The distinct case, common to all three examples you've posted, is adding a null value to a non-empty TreeSet. This is when the NullPointerException happens.
When adding an element to a TreeSet, the implementation has to find a place for the item being inserted. When there aren't any item present yet (ie. when the TreeSet is empty), there isn't any comparison to do and the item is simply placed into the set as a root of the tree. However, when the set isn't empty, a position for the new item must be found, and this is done by comparing the new item with items already in the set. This is the problem, since TreeSet constructed without a custom comparator uses the Comparable.compareTo() method for these comparisons, and these methods by definition cannot handle null values.
It is possible to construct a TreeSet to which a null value can be placed, by using a custom comparator which correctly handles null values (that is, compares two nulls as being the same, and compares nulls to non-null values consistently).
The documentation of TreeSet is somewhat lacking in this aspect. The possibility of using a null-permitting comparator is only indirectly referred to in documentation of several methods (such as TreeSet.add()), where it states the following:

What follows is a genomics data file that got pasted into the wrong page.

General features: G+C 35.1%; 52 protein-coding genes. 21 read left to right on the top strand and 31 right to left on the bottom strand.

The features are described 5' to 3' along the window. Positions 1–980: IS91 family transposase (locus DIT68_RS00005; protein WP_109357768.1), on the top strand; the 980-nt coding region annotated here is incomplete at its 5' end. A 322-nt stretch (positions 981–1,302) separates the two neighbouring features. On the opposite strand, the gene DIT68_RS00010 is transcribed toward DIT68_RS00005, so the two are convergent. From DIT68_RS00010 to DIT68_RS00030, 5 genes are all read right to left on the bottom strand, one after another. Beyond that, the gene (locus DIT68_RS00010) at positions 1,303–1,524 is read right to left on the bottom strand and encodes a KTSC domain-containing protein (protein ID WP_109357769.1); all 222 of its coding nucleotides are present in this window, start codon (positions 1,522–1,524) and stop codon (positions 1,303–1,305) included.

NullPointerException - if the specified element is null and this set uses natural ordering, or its comparator does not permit null elements
posted 5 years ago
I think that is an unfortunate inconsistency the API writers have. Sometimes they mention null prohibitions in the method descriptions and sometimes only once in the heading of the class. String is a bad example of the latter.
posted 5 years ago
I tried this on JDK8u40If I uncomment any of the lines 23 27 or 29 I seem to get an Exception.
Campbell Ritchie wrote:I hadn't expected an Exception on an empty Set.
Oh, I haven't understood you get the exception on that very statement.
Interesting. Looks like a check was added in some newer version of Java. I guess they do an additional check on inserting the first element, such as comparing it to itself. I'll have a look into the JDK sources later.
Since at least Java 7 (possibly earlier, can't check), TreeMap.put (which is being used by TreeSet.add) starts like this:
So if the map is empty (the root is null), the key is indeed compared to itself.